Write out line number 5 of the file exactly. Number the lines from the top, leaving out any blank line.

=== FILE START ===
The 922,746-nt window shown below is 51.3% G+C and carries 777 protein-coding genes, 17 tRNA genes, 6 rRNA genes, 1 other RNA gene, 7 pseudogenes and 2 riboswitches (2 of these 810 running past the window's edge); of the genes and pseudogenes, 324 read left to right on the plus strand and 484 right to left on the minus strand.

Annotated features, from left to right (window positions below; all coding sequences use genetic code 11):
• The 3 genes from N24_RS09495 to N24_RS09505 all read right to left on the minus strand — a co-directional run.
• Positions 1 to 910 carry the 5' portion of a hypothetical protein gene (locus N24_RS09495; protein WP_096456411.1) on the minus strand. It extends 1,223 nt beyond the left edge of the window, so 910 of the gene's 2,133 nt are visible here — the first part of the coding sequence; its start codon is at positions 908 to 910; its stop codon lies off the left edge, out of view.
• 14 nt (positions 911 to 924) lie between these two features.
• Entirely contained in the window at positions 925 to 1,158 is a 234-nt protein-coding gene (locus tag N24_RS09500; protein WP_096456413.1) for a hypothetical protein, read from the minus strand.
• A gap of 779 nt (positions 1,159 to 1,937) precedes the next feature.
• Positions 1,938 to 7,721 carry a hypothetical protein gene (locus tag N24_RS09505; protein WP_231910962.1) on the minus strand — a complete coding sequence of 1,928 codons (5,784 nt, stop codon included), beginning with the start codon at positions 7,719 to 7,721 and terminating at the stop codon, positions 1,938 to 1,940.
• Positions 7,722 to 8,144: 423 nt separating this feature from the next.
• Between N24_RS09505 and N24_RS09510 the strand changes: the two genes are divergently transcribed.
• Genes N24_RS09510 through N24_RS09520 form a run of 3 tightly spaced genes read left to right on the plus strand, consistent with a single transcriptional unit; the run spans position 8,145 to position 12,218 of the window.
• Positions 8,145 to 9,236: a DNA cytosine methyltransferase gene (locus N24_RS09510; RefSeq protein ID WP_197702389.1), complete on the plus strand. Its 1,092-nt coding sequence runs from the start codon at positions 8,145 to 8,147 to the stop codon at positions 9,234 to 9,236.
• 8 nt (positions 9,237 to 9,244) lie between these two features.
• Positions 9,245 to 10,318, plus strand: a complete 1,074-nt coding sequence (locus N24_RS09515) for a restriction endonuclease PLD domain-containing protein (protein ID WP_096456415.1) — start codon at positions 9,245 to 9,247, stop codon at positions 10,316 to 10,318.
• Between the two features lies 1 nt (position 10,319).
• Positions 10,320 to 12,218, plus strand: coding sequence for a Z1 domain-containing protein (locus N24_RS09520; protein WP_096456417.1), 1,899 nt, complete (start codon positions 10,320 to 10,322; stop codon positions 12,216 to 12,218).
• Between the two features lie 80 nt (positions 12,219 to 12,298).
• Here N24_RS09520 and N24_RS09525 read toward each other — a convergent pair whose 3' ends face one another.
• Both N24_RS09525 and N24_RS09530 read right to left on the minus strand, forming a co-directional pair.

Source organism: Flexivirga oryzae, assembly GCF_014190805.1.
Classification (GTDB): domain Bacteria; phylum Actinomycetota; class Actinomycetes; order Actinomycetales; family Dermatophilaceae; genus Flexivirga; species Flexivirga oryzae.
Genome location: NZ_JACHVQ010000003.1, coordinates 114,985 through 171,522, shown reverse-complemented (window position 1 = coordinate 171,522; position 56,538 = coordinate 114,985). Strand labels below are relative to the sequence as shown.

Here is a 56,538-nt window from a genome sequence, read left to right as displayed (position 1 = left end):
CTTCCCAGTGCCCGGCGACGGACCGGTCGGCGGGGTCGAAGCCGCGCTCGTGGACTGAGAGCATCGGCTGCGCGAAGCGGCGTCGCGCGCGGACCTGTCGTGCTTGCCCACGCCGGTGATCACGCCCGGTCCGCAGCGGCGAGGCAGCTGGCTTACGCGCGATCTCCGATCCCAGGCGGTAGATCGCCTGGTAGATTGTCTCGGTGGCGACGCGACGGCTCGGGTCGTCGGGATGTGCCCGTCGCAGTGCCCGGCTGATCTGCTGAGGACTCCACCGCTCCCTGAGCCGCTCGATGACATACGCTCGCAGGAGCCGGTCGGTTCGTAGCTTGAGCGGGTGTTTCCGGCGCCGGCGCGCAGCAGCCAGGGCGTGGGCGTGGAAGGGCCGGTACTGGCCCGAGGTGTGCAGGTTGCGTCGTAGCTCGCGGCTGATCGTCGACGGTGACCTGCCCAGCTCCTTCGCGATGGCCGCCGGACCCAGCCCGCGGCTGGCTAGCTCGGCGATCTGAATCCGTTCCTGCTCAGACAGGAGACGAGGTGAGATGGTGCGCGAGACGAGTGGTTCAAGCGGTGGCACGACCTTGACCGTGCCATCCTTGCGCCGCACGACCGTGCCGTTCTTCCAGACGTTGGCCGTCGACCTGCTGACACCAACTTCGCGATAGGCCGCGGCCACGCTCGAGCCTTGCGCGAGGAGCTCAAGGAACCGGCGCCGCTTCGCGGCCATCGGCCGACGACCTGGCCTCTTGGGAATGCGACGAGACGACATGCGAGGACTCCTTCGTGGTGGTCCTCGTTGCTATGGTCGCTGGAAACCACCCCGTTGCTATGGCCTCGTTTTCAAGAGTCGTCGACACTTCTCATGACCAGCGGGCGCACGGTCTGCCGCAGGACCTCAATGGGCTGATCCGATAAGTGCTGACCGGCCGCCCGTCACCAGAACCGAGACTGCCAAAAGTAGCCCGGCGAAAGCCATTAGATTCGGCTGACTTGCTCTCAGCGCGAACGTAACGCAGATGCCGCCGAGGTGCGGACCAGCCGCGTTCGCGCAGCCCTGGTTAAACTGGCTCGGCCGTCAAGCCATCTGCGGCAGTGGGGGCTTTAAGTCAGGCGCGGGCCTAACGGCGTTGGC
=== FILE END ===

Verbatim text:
• 14 nt (positions 911 to 924) lie between these two features.